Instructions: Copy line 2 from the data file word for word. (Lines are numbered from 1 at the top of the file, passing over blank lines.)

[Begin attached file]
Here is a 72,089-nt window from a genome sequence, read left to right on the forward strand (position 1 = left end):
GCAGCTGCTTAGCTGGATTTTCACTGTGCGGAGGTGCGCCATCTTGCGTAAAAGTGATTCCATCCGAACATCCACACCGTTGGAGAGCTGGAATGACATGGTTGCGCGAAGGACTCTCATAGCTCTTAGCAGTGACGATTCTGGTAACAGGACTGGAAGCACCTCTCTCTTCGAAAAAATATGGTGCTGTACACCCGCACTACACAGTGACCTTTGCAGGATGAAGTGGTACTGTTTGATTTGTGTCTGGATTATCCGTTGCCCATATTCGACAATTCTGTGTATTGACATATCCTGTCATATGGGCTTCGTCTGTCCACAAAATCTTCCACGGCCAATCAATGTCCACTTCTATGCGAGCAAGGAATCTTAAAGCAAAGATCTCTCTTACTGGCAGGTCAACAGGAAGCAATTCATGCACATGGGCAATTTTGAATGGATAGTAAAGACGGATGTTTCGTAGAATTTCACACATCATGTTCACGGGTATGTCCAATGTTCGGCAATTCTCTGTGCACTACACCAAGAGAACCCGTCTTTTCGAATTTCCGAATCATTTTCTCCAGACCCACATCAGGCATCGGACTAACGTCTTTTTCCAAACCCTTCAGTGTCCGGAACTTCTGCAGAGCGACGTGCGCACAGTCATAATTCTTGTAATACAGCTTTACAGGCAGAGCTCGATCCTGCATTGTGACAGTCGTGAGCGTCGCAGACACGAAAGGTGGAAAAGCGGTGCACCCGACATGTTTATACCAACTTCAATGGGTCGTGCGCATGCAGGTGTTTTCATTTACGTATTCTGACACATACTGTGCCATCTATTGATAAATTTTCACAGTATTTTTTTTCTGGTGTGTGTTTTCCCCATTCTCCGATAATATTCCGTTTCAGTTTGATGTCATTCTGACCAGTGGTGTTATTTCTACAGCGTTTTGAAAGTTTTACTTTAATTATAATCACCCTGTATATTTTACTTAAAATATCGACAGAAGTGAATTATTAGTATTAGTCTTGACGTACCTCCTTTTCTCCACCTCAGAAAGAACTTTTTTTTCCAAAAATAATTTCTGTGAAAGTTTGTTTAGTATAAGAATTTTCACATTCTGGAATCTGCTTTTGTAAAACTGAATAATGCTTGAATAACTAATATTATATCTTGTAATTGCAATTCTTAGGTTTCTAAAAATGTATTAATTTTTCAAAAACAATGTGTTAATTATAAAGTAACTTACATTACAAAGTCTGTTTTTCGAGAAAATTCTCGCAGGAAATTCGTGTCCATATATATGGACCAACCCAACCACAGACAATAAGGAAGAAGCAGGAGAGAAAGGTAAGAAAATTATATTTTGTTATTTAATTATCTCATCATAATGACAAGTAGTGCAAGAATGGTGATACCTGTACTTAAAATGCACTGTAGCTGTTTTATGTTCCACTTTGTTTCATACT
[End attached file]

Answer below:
GCAGCTGCTTAGCTGGATTTTCACTGTGCGGAGGTGCGCCATCTTGCGTAAAAGTGATTCCATCCGAACATCCACACCGTTGGAGAGCTGGAATGACATGGTTGCGCGAAGGACTCTCATAGCTCTTAGCAGTGACGATTCTGGTAACAGGACTGGAAGCACCTCTCTCTTCGAAAAAATATGGTGCTGTACACCCGCACTACACAGTGACCTTTGCAGGATGAAGTGGTACTGTTTGATTTGTGTCTGGATTATCCGTTGCCCATATTCGACAATTCTGTGTATTGACATATCCTGTCATATGGGCTTCGTCTGTCCACAAAATCTTCCACGGCCAATCAATGTCCACTTCTATGCGAGCAAGGAATCTTAAAGCAAAGATCTCTCTTACTGGCAGGTCAACAGGAAGCAATTCATGCACATGGGCAATTTTGAATGGATAGTAAAGACGGATGTTTCGTAGAATTTCACACATCATGTTCACGGGTATGTCCAATGTTCGGCAATTCTCTGTGCACTACACCAAGAGAACCCGTCTTTTCGAATTTCCGAATCATTTTCTCCAGACCCACATCAGGCATCGGACTAACGTCTTTTTCCAAACCCTTCAGTGTCCGGAACTTCTGCAGAGCGACGTGCGCACAGTCATAATTCTTGTAATACAGCTTTACAGGCAGAGCTCGATCCTGCATTGTGACAGTCGTGAGCGTCGCAGACACGAAAGGTGGAAAAGCGGTGCACCCGACATGTTTATACCAACTTCAATGGGTCGTGCGCATGCAGGTGTTTTCATTTACGTATTCTGACACATACTGTGCCATCTATTGATAAATTTTCACAGTATTTTTTTTCTGGTGTGTGTTTTCCCCATTCTCCGATAATATTCCGTTTCAGTTTGATGTCATTCTGACCAGTGGTGTTATTTCTACAGCGTTTTGAAAGTTTTACTTTAATTATAATCACCCTGTATATTTTACTTAAAATATCGACAGAAGTGAATTATTAGTATTAGTCTTGACGTACCTCCTTTTCTCCACCTCAGAAAGAACTTTTTTTTCCAAAAATAATTTCTGTGAAAGTTTGTTTAGTATAAGAATTTTCACATTCTGGAATCTGCTTTTGTAAAACTGAATAATGCTTGAATAACTAATATTATATCTTGTAATTGCAATTCTTAGGTTTCTAAAAATGTATTAATTTTTCAAAAACAATGTGTTAATTATAAAGTAACTTACATTACAAAGTCTGTTTTTCGAGAAAATTCTCGCAGGAAATTCGTGTCCATATATATGGACCAACCCAACCACAGACAATAAGGAAGAAGCAGGAGAGAAAGGTAAGAAAATTATATTTTGTTATTTAATTATCTCATCATAATGACAAGTAGTGCAAGAATGGTGATACCTGTACTTAAAATGCACTGTAGCTGTTTTATGTTCCACTTTGTTTCATACT